Justice and hope in Williamstown: A love letter to the students

Dear Williams College students, 

This is a painful letter to compose. 

We write to you today as members of Williamstown Racial Justice and Police Reform. Our group formed shortly after the killing of George Floyd, with a specific eye towards police accountability and antiracism at a local level. We are residents of Williamstown from every walk of life: queer and straight, Black and white, young and old, Muslim and Jewish. We are community members who view ourselves as stewards of your safety during your time here as Williams College students. 

You are the youthful, beating heart of our small town. These recent months, when the campus was shut down, Williamstown felt lethargic without you tucked into the corners of Tunnel City, or hurrying across campus to class or laughing on Spring Street with your friends. We are so happy you are back –– and so deeply ashamed you have returned to the news of disturbing behavior by members of our police department.

The details of the lawsuit can be found here. They describe a spectrum of concerning facts and allegations, from racism to sexual harassment and assault. Last week, we learned that one of our officers has also been named to a Brady List by Berkshire County District Attorney Andrea Harrington. This list is unfortunately reserved for officers with particularly concerning histories of misconduct.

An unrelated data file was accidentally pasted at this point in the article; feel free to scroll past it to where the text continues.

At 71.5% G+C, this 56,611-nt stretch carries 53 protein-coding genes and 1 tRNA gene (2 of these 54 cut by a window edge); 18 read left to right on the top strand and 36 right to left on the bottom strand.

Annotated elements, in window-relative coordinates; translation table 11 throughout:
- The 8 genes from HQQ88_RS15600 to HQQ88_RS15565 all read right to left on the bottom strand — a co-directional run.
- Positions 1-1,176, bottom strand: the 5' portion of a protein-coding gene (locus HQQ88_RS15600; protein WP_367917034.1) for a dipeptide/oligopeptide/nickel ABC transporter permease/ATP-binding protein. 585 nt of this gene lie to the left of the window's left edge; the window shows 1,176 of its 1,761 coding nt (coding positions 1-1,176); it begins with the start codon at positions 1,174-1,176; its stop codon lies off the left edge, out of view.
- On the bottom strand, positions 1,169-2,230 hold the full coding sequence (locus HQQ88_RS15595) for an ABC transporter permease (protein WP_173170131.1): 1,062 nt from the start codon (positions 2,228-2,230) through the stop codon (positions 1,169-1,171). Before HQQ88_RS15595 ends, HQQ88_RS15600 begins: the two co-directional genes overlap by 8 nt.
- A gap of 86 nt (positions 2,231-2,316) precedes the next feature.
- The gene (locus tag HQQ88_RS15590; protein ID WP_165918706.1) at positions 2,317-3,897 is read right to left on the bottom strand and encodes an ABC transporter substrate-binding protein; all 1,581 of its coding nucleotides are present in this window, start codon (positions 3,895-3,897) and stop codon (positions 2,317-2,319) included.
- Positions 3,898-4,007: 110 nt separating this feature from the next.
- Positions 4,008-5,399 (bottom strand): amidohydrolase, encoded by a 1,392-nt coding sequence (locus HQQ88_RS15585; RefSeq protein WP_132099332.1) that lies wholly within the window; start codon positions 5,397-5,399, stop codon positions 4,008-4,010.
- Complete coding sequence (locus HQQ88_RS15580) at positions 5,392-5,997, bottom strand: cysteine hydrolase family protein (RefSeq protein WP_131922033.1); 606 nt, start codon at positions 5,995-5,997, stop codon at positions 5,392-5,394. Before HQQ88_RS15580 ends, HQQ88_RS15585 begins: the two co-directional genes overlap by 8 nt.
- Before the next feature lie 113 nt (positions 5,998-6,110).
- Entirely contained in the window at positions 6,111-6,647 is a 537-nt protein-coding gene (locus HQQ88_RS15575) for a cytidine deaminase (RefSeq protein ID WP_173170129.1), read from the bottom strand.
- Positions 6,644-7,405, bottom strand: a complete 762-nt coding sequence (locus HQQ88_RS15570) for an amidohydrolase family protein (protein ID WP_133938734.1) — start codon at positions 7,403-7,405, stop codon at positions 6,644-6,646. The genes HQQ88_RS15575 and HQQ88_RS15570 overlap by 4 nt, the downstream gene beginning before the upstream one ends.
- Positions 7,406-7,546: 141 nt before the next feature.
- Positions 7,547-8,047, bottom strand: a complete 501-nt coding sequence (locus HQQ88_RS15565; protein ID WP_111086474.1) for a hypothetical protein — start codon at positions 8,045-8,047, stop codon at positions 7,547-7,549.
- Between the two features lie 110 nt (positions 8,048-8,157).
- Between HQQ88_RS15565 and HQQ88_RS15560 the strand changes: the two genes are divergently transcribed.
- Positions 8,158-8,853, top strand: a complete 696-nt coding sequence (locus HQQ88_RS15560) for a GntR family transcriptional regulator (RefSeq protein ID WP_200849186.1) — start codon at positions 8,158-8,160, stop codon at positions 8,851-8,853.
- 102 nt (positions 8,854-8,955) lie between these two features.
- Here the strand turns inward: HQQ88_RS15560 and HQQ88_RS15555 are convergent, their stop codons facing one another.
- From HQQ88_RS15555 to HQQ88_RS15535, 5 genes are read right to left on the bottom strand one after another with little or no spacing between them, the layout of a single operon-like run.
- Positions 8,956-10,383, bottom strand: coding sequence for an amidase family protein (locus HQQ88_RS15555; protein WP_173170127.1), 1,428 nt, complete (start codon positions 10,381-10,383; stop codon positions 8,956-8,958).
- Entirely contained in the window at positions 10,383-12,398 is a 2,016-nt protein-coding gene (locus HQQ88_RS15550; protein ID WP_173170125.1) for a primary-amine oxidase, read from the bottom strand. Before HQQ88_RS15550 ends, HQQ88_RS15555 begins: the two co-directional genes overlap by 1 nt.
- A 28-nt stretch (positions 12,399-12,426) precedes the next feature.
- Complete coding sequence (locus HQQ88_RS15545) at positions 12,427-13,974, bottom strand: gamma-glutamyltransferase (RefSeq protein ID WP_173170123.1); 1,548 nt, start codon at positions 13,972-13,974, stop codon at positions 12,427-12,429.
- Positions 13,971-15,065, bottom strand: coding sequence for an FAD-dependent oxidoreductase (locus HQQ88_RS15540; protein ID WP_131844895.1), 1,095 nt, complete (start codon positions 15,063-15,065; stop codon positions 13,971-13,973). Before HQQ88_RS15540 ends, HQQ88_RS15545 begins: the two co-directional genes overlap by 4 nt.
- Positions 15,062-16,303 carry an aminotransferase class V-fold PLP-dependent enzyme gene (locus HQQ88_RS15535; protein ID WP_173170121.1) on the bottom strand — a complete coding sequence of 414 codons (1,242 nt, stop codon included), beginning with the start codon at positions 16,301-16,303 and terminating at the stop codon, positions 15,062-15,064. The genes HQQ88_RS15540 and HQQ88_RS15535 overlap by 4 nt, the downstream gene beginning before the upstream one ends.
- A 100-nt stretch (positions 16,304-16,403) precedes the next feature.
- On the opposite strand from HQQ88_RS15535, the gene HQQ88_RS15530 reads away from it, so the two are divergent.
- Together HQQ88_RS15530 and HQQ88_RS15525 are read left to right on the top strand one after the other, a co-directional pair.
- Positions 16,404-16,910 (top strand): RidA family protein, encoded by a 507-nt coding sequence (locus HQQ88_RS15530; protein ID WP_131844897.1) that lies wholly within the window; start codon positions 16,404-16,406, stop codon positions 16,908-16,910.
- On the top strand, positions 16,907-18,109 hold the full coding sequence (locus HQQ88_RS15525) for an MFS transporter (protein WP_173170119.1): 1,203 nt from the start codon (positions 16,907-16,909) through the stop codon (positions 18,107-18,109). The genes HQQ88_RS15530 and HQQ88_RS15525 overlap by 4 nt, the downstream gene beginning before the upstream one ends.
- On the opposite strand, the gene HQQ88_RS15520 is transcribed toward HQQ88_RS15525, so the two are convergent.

For some, this news is shocking. For others, it confirms that no, we are not special here in Williamstown, and as residents, we can no longer mistake our beautiful geography as anything more than cosmetic. These hills hold no immunity to the rot at the root of America; our rainbow flags and Black Lives Matter lawn signs risk looking like costumes in the face of the evidence we must now confront as a community.

You deserve to feel safe. You deserve a just future. You deserve to know there are people in Williamstown who are committed to a future free of racial and sexual violence. We want you to know that we are here, we are working hard and we will not leave you. 

Justice work is transgenerational work. It requires us to imagine a world free of harm, a world that looks beyond police as the sole solution to public safety, a world that amplifies the voices of the silenced and breaks the systems that too often cage us instead of offering health and freedom. We can imagine that future. We can see it. We hold its horizon, and promise to do what we can from where we stand to get us closer to that world, even though we may not live to see it.

This is a painful letter to compose. It is also a love letter to you — to each and every one of you. The great Mariame Kaba teaches us that hope is a discipline. Hope is not foolish optimism, but rather, a choice sustained by surrounding ourselves with justice-minded people, by doing our own small part in the fight against oppression and the knowledge that a different world is absolutely possible. 

It is an honor to be in community with you all. We would welcome your voices at our weekly organizing meetings and are here to support you in whatever way you find most helpful. You can reach us via our website

You have our word that we will not stop working for your safety, not only during your time here as students but for generations. 

In solidarity,

Williamstown Racial Justice and Police Reform